which indicate cultural passage of information date back 2.5 million
years. Though it got off to a slow start (chipped rocks look about the
same for 2 million years), memes and the human line formed a hyper-cycle
(in analogy to the DNA/protean hyper-cycle) where improving knowledge
made human line survival ever more likely, and the resulting larger
populations discovered and passed on an ever increasing amount of
(mostly) useful knowledge. Today humans and a huge, abstract mass of
information, have become fully dependent on each other.
In addition to humans evolving the capacity to learn and spread memes,
we see Darwinian forces acting on the replicating information patterns
themselves. One evolutionary force affecting the frequency of a
particular piece of shared information has been the reality of the
physical environment. Because they shape behavior, memes that are too
far removed from the way the world functions lose influence either by
being refuted or by poor survival of their hosts. Memes that cause
serious harm to their carriers usually become inactive, though it may
take a long time. The Shaker belief persisted in its active form for
about 100 years despite incorporating a ban on host reproduction.
Another primary force in the evolution of memes is the rest of the meme
pool. Simple competition between similar replicating information
patterns for a limited number of "slots" in human minds results in the
survivors of this process being very good at getting themselves into new
hosts, and, once they have, excluding competitors.
A few meta-memes apply powerful selective forces to the rest. The
scientific method is perhaps the best known "artificial" meme selection
force. Phrenology (as a replicating information pattern) is no sillier
than palmistry. In spite of a fairly good start, it failed to survive in
the scientific meme pool where a testable relation to reality is an
A goodly number of memes have no significant relation to reality at
all. Yet they are quite successful (in the Darwinian sense of existing
in many copies). Into this class we would place astrology, Marxist
economics, and religions. Our concern in this article is about those
"schemes of memes"* which excite those infected with them to actively
oppose the evolution meme. How can we account for the opposition?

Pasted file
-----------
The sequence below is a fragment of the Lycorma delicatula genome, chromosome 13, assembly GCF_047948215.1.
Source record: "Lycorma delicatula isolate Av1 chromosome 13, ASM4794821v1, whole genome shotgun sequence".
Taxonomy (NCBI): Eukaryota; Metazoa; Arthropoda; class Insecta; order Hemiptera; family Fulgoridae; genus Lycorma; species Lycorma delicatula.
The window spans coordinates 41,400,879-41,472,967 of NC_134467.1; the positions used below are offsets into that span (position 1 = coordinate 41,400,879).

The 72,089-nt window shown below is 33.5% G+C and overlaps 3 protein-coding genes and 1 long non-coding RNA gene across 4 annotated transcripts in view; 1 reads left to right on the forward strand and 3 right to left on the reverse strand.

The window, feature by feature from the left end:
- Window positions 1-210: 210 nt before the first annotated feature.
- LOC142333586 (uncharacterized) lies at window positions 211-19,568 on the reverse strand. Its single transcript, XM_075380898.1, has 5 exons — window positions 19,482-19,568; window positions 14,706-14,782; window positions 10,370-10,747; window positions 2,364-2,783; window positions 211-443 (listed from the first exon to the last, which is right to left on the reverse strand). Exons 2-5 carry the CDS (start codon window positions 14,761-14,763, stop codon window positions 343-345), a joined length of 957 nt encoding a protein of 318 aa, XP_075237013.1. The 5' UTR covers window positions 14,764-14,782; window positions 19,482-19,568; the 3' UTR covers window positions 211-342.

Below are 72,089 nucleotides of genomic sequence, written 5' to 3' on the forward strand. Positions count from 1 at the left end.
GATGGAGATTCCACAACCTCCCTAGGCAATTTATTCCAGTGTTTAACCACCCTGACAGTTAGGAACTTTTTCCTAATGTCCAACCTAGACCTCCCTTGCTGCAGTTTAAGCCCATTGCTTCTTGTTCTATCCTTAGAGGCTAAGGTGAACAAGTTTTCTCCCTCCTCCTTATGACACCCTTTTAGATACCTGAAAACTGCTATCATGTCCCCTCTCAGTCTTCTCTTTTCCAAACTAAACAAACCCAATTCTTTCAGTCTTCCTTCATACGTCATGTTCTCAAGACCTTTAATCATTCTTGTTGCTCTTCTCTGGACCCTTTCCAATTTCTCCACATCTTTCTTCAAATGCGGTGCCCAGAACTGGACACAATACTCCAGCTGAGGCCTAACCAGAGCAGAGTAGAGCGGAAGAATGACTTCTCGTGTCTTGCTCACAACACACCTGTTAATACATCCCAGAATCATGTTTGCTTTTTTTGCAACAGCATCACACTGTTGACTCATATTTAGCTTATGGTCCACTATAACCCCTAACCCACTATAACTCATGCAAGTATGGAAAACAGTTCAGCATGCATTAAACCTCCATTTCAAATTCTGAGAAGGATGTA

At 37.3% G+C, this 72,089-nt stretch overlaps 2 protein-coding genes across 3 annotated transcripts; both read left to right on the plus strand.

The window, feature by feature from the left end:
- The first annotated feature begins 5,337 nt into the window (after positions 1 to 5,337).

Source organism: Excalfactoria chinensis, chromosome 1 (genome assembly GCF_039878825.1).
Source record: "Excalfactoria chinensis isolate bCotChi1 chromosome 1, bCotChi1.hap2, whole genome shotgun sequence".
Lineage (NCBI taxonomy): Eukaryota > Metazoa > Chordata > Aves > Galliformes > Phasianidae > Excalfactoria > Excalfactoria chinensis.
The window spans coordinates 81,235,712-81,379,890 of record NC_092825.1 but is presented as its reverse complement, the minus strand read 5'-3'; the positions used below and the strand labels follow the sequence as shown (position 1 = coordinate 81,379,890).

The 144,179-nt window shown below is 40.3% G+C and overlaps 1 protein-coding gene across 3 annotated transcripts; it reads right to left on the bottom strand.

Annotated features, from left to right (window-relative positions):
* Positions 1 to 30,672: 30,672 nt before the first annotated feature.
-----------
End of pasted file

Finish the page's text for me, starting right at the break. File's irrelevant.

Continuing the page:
Footnote: Cooperating groups of memes. Credit this clever turn of phrase
to Douglas Hofstadter.
We will start by showing that our minds developed organizational
quirks as a byproduct of interacting modules in enlarging human brains,
and than show how these quirks provide a mental substratum for the spread
of a whole class of "reality unrelated" replicating information patterns.
Among them we will find the one(s) which excite opposition to Darwin's
Why did our brains enlarge? The advantage must have been larger than
the high cost in terms of increased infant care and maternal mortality
from getting those oversized heads born. William Calvin in *The Throwing
Madonna* proposed one continuous selection mechanism that would come into
play for a primate that started throwing rocks and obtained a survival
advantage by killing the target instead of just scaring it away.
Timing the release of stones or spears to hit small targets must be
done much more accurately than the nervous systems of our remote
ancestors could achieve. Rebuilding the basic chemistry of nerves, or
converting to electronics is out of range for the small steps of
evolution, but adding more of the same is an old story. Parallel
redundant neural networks reduce timing error by well understood
mechanisms. Better accuracy, more protein on the table, and more
surviving children for rock-throwing ancestors. However they came to
enlarge, the brains we now possess support even self-awareness.*
Footnote: Marvin Minsky proposed in *Society of Mind* that what we call
"consciousness" arose as the result of the evolutionary reassignment of
redundant capacity to new tasks. Thus, the larger brain may have
preceded the "smarter" brain. "Newer" thinking skills (which have had
less evolutionary honing) may still have more variation than older
Recent work has found the mind to be organized into a vast number of
interacting, simpler modules. A substantial amount of data has emerged
from the work of neurologist Michael Gazzaniga, artificial intelligence
expert Marvin Minsky, and others. (In historical prospective, this work
was presaged by Freud & Co.) Simple mental modules or "agents" (Minsky's
word) combine into larger agencies to accomplish tasks of great
complexity. Starting from a base of hardwired connections from the
senses to the brain, Minsky shows how motor activity and feedback from
the physical world builds agents that allow a small child to stack
blocks. Stacking blocks is not a task to be sneered at. Many a graduate
student-year has gone into building machines that fall short of the
abilities of a three year old!